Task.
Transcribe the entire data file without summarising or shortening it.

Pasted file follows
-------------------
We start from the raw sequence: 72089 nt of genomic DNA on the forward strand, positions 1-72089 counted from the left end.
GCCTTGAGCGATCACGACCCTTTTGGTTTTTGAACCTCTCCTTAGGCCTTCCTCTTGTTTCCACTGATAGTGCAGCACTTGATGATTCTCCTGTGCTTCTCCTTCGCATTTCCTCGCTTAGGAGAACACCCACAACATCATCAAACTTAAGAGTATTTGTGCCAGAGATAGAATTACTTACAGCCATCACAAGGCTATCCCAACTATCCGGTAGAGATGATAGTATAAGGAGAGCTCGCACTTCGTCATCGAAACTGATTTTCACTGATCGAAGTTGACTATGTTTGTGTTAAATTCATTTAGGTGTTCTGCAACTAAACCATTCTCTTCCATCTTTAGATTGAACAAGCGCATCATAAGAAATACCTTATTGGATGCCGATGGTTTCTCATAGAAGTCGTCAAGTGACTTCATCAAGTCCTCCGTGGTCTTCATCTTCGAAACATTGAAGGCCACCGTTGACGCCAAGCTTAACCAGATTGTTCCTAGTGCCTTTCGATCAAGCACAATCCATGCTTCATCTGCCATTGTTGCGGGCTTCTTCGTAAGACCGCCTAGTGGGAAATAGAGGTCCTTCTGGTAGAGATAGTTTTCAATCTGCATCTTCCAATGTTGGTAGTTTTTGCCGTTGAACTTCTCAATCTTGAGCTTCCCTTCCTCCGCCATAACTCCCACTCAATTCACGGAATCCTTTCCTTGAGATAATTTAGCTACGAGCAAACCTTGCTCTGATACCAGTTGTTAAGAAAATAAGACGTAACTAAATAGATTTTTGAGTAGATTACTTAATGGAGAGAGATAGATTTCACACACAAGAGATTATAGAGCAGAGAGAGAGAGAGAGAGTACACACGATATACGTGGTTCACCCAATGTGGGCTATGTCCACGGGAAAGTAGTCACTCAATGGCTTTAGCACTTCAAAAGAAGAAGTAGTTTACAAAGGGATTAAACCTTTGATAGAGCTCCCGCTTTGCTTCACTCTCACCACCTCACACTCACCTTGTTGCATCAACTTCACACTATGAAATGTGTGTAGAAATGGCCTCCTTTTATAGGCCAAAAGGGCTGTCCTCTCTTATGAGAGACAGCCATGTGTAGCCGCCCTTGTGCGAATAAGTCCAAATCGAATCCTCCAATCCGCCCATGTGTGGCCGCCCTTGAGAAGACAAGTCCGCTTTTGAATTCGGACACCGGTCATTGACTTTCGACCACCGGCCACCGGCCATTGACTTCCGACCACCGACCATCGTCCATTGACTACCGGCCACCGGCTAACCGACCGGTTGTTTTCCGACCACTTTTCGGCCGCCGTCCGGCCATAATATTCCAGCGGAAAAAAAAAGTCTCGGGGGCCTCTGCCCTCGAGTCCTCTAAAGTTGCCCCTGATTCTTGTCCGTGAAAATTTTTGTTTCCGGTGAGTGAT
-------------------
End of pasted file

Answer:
We start from the raw sequence: 72089 nt of genomic DNA on the forward strand, positions 1-72089 counted from the left end.
GCCTTGAGCGATCACGACCCTTTTGGTTTTTGAACCTCTCCTTAGGCCTTCCTCTTGTTTCCACTGATAGTGCAGCACTTGATGATTCTCCTGTGCTTCTCCTTCGCATTTCCTCGCTTAGGAGAACACCCACAACATCATCAAACTTAAGAGTATTTGTGCCAGAGATAGAATTACTTACAGCCATCACAAGGCTATCCCAACTATCCGGTAGAGATGATAGTATAAGGAGAGCTCGCACTTCGTCATCGAAACTGATTTTCACTGATCGAAGTTGACTATGTTTGTGTTAAATTCATTTAGGTGTTCTGCAACTAAACCATTCTCTTCCATCTTTAGATTGAACAAGCGCATCATAAGAAATACCTTATTGGATGCCGATGGTTTCTCATAGAAGTCGTCAAGTGACTTCATCAAGTCCTCCGTGGTCTTCATCTTCGAAACATTGAAGGCCACCGTTGACGCCAAGCTTAACCAGATTGTTCCTAGTGCCTTTCGATCAAGCACAATCCATGCTTCATCTGCCATTGTTGCGGGCTTCTTCGTAAGACCGCCTAGTGGGAAATAGAGGTCCTTCTGGTAGAGATAGTTTTCAATCTGCATCTTCCAATGTTGGTAGTTTTTGCCGTTGAACTTCTCAATCTTGAGCTTCCCTTCCTCCGCCATAACTCCCACTCAATTCACGGAATCCTTTCCTTGAGATAATTTAGCTACGAGCAAACCTTGCTCTGATACCAGTTGTTAAGAAAATAAGACGTAACTAAATAGATTTTTGAGTAGATTACTTAATGGAGAGAGATAGATTTCACACACAAGAGATTATAGAGCAGAGAGAGAGAGAGAGAGTACACACGATATACGTGGTTCACCCAATGTGGGCTATGTCCACGGGAAAGTAGTCACTCAATGGCTTTAGCACTTCAAAAGAAGAAGTAGTTTACAAAGGGATTAAACCTTTGATAGAGCTCCCGCTTTGCTTCACTCTCACCACCTCACACTCACCTTGTTGCATCAACTTCACACTATGAAATGTGTGTAGAAATGGCCTCCTTTTATAGGCCAAAAGGGCTGTCCTCTCTTATGAGAGACAGCCATGTGTAGCCGCCCTTGTGCGAATAAGTCCAAATCGAATCCTCCAATCCGCCCATGTGTGGCCGCCCTTGAGAAGACAAGTCCGCTTTTGAATTCGGACACCGGTCATTGACTTTCGACCACCGGCCACCGGCCATTGACTTCCGACCACCGACCATCGTCCATTGACTACCGGCCACCGGCTAACCGACCGGTTGTTTTCCGACCACTTTTCGGCCGCCGTCCGGCCATAATATTCCAGCGGAAAAAAAAAGTCTCGGGGGCCTCTGCCCTCGAGTCCTCTAAAGTTGCCCCTGATTCTTGTCCGTGAAAATTTTTGTTTCCGGTGAGTGAT